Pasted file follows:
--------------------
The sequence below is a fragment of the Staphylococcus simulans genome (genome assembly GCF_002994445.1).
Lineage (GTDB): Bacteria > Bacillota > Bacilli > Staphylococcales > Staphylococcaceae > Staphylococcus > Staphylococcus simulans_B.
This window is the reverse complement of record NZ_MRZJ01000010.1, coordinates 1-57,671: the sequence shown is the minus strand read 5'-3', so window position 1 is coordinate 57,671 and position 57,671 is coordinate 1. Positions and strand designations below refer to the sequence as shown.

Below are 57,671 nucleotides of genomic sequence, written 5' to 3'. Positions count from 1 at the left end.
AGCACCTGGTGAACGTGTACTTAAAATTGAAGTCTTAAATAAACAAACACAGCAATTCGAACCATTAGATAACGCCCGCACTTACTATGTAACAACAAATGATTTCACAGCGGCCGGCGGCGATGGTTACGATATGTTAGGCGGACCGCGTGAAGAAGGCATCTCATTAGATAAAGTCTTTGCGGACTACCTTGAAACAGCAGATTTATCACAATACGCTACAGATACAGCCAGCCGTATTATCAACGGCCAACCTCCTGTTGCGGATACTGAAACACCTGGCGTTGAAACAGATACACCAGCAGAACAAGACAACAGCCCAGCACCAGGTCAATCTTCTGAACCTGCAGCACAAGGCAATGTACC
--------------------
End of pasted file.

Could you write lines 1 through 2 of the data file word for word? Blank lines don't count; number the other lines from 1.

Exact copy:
The sequence below is a fragment of the Staphylococcus simulans genome (genome assembly GCF_002994445.1).
Lineage (GTDB): Bacteria > Bacillota > Bacilli > Staphylococcales > Staphylococcaceae > Staphylococcus > Staphylococcus simulans_B.